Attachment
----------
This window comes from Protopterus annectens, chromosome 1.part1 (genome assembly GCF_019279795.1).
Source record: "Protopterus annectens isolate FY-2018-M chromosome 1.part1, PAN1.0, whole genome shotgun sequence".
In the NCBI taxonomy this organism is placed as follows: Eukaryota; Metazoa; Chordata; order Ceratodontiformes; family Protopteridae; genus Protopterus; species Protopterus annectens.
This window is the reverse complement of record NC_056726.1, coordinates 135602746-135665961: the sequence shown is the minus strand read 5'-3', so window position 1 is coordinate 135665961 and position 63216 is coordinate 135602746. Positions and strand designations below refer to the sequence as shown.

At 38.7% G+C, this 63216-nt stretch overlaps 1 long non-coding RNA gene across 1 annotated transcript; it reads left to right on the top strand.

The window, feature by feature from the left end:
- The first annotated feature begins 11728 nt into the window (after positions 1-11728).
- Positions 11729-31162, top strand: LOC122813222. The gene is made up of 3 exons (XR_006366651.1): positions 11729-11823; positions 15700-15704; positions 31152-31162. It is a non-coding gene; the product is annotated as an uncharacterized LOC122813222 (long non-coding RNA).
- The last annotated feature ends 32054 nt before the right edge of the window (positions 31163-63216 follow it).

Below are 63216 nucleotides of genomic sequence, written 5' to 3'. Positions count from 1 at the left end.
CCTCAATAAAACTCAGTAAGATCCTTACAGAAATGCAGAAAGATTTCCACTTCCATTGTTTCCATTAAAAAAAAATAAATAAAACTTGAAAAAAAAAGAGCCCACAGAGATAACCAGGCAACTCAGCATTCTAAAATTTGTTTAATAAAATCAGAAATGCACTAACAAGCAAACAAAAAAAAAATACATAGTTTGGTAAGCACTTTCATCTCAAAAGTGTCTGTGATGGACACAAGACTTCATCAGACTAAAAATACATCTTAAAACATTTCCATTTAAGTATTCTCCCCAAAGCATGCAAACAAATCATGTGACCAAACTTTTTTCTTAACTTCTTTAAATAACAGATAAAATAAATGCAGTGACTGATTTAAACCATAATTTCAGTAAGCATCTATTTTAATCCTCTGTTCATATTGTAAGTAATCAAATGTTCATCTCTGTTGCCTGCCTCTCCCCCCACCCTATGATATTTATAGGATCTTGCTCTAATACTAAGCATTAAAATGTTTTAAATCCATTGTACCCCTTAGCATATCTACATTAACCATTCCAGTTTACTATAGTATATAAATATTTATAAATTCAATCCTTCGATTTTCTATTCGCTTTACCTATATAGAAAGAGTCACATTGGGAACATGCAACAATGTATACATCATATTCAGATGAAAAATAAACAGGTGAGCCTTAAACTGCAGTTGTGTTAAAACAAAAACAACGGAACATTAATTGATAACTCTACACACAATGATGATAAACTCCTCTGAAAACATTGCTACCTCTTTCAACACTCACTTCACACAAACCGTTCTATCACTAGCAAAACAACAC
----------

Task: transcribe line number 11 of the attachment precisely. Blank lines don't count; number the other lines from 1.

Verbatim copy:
CCTCAATAAAACTCAGTAAGATCCTTACAGAAATGCAGAAAGATTTCCACTTCCATTGTTTCCATTAAAAAAAAATAAATAAAACTTGAAAAAAAAAGAGCCCACAGAGATAACCAGGCAACTCAGCATTCTAAAATTTGTTTAATAAAATCAGAAATGCACTAACAAGCAAACAAAAAAAAAATACATAGTTTGGTAAGCACTTTCATCTCAAAAGTGTCTGTGATGGACACAAGACTTCATCAGACTAAAAATACATCTTAAAACATTTCCATTTAAGTATTCTCCCCAAAGCATGCAAACAAATCATGTGACCAAACTTTTTTCTTAACTTCTTTAAATAACAGATAAAATAAATGCAGTGACTGATTTAAACCATAATTTCAGTAAGCATCTATTTTAATCCTCTGTTCATATTGTAAGTAATCAAATGTTCATCTCTGTTGCCTGCCTCTCCCCCCACCCTATGATATTTATAGGATCTTGCTCTAATACTAAGCATTAAAATGTTTTAAATCCATTGTACCCCTTAGCATATCTACATTAACCATTCCAGTTTACTATAGTATATAAATATTTATAAATTCAATCCTTCGATTTTCTATTCGCTTTACCTATATAGAAAGAGTCACATTGGGAACATGCAACAATGTATACATCATATTCAGATGAAAAATAAACAGGTGAGCCTTAAACTGCAGTTGTGTTAAAACAAAAACAACGGAACATTAATTGATAACTCTACACACAATGATGATAAACTCCTCTGAAAACATTGCTACCTCTTTCAACACTCACTTCACACAAACCGTTCTATCACTAGCAAAACAACAC